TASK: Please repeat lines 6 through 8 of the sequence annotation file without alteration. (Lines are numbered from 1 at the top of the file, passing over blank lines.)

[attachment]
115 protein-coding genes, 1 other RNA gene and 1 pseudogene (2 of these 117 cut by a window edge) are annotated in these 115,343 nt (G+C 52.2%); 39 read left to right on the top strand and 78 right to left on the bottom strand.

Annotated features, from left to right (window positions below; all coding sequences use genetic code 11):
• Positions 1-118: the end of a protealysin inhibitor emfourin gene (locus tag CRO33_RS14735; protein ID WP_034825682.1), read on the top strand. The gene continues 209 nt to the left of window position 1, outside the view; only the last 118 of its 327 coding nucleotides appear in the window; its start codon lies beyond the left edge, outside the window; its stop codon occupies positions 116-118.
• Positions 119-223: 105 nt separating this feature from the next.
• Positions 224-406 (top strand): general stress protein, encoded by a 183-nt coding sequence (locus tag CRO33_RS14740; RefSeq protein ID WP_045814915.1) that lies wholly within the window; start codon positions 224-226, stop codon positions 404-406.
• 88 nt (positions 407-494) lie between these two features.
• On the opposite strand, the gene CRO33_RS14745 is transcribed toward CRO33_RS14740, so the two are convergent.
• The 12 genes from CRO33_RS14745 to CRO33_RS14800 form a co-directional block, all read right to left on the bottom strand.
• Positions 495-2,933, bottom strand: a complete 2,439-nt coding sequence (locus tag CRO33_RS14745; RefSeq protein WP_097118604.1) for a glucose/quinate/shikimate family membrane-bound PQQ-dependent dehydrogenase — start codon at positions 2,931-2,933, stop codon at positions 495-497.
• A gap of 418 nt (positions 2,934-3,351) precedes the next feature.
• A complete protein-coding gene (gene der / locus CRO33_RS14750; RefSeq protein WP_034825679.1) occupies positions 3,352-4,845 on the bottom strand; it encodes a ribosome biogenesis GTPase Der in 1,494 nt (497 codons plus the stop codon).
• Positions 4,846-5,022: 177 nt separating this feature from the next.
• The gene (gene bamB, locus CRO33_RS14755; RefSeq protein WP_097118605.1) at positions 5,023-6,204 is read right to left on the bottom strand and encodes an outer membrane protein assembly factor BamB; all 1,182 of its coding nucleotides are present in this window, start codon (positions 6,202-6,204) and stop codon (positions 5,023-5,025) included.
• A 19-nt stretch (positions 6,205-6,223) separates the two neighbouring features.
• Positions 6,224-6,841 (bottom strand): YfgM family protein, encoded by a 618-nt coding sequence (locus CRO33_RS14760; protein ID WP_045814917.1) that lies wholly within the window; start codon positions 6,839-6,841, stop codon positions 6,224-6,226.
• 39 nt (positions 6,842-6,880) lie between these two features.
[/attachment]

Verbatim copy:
• 88 nt (positions 407-494) lie between these two features.
• On the opposite strand, the gene CRO33_RS14745 is transcribed toward CRO33_RS14740, so the two are convergent.
• The 12 genes from CRO33_RS14745 to CRO33_RS14800 form a co-directional block, all read right to left on the bottom strand.